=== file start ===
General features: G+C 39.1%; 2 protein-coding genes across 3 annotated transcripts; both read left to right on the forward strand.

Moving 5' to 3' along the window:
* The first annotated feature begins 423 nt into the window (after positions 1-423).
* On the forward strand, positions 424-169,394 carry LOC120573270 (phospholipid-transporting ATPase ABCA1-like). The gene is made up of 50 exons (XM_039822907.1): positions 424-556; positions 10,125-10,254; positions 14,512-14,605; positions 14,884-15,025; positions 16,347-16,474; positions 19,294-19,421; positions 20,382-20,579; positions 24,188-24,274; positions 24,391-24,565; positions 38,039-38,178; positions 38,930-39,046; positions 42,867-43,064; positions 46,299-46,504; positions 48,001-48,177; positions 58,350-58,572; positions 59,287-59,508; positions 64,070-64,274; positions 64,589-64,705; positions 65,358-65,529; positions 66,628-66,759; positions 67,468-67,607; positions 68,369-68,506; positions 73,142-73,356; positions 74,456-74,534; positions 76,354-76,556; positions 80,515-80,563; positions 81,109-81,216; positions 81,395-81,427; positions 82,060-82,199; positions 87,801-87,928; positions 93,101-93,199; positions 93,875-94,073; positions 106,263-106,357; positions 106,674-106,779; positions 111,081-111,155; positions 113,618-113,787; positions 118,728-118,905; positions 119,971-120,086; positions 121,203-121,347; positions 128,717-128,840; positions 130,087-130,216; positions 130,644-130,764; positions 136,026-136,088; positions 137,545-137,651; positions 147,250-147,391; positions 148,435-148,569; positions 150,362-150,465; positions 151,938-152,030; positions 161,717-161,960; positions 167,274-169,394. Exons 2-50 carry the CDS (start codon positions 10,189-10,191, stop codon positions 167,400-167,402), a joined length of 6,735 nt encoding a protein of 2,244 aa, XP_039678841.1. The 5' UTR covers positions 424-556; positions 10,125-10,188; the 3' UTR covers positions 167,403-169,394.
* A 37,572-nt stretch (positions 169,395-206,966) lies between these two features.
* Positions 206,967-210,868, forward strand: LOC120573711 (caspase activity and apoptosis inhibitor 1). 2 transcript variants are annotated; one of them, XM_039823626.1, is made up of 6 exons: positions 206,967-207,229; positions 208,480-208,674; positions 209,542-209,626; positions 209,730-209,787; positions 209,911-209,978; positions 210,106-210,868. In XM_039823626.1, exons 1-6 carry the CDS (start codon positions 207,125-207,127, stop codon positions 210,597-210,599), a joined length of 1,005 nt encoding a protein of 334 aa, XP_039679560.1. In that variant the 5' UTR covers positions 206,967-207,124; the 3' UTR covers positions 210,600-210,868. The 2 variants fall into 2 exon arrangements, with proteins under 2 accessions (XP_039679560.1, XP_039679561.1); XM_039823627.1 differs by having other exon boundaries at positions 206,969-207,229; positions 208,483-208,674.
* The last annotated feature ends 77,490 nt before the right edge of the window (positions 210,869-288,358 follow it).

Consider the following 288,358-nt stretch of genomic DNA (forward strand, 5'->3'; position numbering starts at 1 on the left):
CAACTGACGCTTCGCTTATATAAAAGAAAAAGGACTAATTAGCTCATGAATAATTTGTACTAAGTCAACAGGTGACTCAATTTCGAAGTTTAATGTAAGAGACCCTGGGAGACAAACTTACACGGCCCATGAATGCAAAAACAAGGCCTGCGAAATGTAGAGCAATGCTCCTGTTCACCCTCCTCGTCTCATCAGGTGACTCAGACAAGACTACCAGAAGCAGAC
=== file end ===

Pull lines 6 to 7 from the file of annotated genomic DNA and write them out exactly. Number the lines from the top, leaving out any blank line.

* Positions 206,967-210,868, forward strand: LOC120573711 (caspase activity and apoptosis inhibitor 1). 2 transcript variants are annotated; one of them, XM_039823626.1, is made up of 6 exons: positions 206,967-207,229; positions 208,480-208,674; positions 209,542-209,626; positions 209,730-209,787; positions 209,911-209,978; positions 210,106-210,868. In XM_039823626.1, exons 1-6 carry the CDS (start codon positions 207,125-207,127, stop codon positions 210,597-210,599), a joined length of 1,005 nt encoding a protein of 334 aa, XP_039679560.1. In that variant the 5' UTR covers positions 206,967-207,124; the 3' UTR covers positions 210,600-210,868. The 2 variants fall into 2 exon arrangements, with proteins under 2 accessions (XP_039679560.1, XP_039679561.1); XM_039823627.1 differs by having other exon boundaries at positions 206,969-207,229; positions 208,483-208,674.
* The last annotated feature ends 77,490 nt before the right edge of the window (positions 210,869-288,358 follow it).